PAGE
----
renewable wind farm
Renewable wind project to be developed in the central town of Singida, Tanzania.
money & power
Norfund has already invested more than $248 million in Africa’s power sector and intends to triple this amount by 2020

On Wednesday, Norwegian state-owned development fund Norfund announced it intends to triple its power sector investments within Sub-Saharan Africa by 2020, Reuters reported.

The announcement was made at the Norway-Africa Energy Summit, attended by energy ministers from Ghana and Zambia as well as investors and researchers.

Norfund is involved in developing hydropower in the Sub-Saharan region together with Norwegian power firm Statkraft and the UK development fund CDC to invest in Globeleq Africa, which intends to install an additional 5,000MW into Sub-Saharan Africa’s energy pool.

Reuters reported that to date Norfund has invested an estimated $248.85 million in Africa’s power sector with the bulk invested in the Sub-Saharan region and the fund is looking to partner with private entities such as Kenya‘s 310MW Lake Turkana wind power park.

“The project is on track to start producing power in 2016, and it should become a showcase for wind power in Africa,” Mugo Kibati, a chairman of the project company told Reuters.

Power project funding

Commenting on Norfund’s development remit, managing director Kjell Roland said: “It is an urgent need in Sub-Saharan Africa for long-term capital investment in infrastructure. There is also a need for dedicated apparatus that help reduce the risks associated with the long investment horizon in energy developments.”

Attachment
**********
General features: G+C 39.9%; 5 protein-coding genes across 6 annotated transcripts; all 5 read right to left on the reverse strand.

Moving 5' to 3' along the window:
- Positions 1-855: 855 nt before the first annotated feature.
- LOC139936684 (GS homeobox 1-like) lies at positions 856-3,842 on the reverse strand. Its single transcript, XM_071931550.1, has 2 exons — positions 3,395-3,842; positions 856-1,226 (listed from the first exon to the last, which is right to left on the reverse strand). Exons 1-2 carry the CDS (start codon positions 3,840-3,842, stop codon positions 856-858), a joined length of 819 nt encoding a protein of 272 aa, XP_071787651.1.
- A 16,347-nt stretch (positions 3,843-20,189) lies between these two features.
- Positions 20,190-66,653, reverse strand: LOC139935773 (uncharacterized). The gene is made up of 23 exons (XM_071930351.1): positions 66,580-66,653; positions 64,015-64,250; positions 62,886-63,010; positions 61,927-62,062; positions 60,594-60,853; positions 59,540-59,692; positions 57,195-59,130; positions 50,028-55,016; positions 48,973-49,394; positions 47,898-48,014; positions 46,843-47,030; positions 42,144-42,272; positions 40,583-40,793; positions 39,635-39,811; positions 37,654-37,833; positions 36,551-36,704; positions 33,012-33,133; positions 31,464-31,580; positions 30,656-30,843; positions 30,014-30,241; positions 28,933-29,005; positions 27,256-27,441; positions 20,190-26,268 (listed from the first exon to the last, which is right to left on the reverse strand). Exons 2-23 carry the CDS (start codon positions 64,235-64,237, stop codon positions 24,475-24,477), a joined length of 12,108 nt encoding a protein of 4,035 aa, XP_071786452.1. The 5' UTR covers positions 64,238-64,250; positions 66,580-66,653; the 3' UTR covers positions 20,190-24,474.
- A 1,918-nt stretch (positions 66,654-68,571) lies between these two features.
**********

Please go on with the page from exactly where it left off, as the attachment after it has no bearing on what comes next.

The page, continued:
“Nearly 80% of all proposed energy projects are abandoned at an early stage due to a magnitude of reasons. It is almost only investors like Norfund with a development mandate, which are willing to invest in early phases of projects. Amongst the private investors, KLP are among the few who also invests in energy for development,” Roland concluded.

Transparency is key for investment

According to a study by multinational management consulting firm McKinsey & Company, regions in Sub-Saharan Africa are looking at an investment of $490 billion in power generation in order to achieve 80% energy access by 2040.

Africa needs a transparent political and regulatory system to encourage foreign investment with cost-reflective tariffs, said Adam Kendall, McKinsey’s head of power and gas in Africa.